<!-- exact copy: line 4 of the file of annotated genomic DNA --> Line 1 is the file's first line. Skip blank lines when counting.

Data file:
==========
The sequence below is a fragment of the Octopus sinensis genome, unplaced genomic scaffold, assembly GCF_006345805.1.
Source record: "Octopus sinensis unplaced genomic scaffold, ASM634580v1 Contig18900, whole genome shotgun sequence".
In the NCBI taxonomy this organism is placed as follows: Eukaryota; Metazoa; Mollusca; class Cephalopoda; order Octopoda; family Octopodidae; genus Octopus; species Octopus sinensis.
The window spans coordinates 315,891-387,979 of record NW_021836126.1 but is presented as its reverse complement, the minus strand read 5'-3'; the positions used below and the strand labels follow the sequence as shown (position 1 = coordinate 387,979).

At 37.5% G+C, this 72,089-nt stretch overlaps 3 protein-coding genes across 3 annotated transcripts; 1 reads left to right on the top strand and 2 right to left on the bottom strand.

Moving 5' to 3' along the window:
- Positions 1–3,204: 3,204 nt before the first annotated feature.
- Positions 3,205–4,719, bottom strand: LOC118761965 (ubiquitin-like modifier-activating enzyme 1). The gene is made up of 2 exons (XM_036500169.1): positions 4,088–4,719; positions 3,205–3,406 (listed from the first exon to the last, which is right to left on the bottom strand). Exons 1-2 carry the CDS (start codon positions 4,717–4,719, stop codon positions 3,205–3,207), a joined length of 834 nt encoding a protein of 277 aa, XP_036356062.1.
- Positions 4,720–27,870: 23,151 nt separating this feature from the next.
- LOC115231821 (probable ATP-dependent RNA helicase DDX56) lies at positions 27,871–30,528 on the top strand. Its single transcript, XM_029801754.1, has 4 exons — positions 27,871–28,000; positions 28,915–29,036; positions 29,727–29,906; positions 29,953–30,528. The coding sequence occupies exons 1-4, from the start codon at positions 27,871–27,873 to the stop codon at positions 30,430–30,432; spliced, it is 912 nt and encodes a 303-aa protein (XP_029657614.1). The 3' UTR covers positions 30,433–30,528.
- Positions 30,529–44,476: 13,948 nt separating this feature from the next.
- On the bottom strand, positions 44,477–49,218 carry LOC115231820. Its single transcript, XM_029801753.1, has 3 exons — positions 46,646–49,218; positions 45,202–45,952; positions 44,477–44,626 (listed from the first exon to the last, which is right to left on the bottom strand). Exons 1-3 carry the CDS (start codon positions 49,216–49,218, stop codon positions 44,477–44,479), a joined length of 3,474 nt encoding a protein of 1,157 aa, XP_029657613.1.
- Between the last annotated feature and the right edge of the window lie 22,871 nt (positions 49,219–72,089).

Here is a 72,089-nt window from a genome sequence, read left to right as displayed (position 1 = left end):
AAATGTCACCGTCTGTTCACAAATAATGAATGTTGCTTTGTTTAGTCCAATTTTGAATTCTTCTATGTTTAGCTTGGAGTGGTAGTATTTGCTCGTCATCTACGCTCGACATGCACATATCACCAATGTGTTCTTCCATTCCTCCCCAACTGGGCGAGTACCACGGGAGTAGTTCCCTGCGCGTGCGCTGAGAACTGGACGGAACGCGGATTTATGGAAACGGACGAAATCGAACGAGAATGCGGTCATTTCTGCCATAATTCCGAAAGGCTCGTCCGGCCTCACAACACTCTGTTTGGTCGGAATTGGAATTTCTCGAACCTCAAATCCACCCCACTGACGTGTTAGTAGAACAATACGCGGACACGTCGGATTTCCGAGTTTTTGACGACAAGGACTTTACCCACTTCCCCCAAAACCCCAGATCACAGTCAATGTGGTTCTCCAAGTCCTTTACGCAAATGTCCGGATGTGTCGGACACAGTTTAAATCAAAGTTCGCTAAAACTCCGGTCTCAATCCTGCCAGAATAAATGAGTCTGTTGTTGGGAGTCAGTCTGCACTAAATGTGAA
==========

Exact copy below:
The window spans coordinates 315,891-387,979 of record NW_021836126.1 but is presented as its reverse complement, the minus strand read 5'-3'; the positions used below and the strand labels follow the sequence as shown (position 1 = coordinate 387,979).